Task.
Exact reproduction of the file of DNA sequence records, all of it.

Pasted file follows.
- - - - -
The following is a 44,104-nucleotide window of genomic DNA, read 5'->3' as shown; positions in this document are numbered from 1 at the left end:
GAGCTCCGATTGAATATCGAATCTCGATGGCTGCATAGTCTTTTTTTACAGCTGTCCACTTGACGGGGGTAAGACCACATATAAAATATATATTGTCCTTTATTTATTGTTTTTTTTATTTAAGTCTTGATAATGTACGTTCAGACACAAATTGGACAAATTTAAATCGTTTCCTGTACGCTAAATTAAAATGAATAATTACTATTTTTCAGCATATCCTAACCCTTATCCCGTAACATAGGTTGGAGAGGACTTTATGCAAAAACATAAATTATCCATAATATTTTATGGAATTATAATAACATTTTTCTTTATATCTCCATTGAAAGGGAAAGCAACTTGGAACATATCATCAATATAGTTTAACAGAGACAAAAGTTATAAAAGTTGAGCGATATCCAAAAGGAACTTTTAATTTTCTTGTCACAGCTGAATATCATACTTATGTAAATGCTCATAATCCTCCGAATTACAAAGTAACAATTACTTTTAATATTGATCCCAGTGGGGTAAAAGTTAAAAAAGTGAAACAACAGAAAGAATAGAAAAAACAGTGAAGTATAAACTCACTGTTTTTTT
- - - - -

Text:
The following is a 44,104-nucleotide window of genomic DNA, read 5'->3' as shown; positions in this document are numbered from 1 at the left end:
GAGCTCCGATTGAATATCGAATCTCGATGGCTGCATAGTCTTTTTTTACAGCTGTCCACTTGACGGGGGTAAGACCACATATAAAATATATATTGTCCTTTATTTATTGTTTTTTTTATTTAAGTCTTGATAATGTACGTTCAGACACAAATTGGACAAATTTAAATCGTTTCCTGTACGCTAAATTAAAATGAATAATTACTATTTTTCAGCATATCCTAACCCTTATCCCGTAACATAGGTTGGAGAGGACTTTATGCAAAAACATAAATTATCCATAATATTTTATGGAATTATAATAACATTTTTCTTTATATCTCCATTGAAAGGGAAAGCAACTTGGAACATATCATCAATATAGTTTAACAGAGACAAAAGTTATAAAAGTTGAGCGATATCCAAAAGGAACTTTTAATTTTCTTGTCACAGCTGAATATCATACTTATGTAAATGCTCATAATCCTCCGAATTACAAAGTAACAATTACTTTTAATATTGATCCCAGTGGGGTAAAAGTTAAAAAAGTGAAACAACAGAAAGAATAGAAAAAACAGTGAAGTATAAACTCACTGTTTTTTT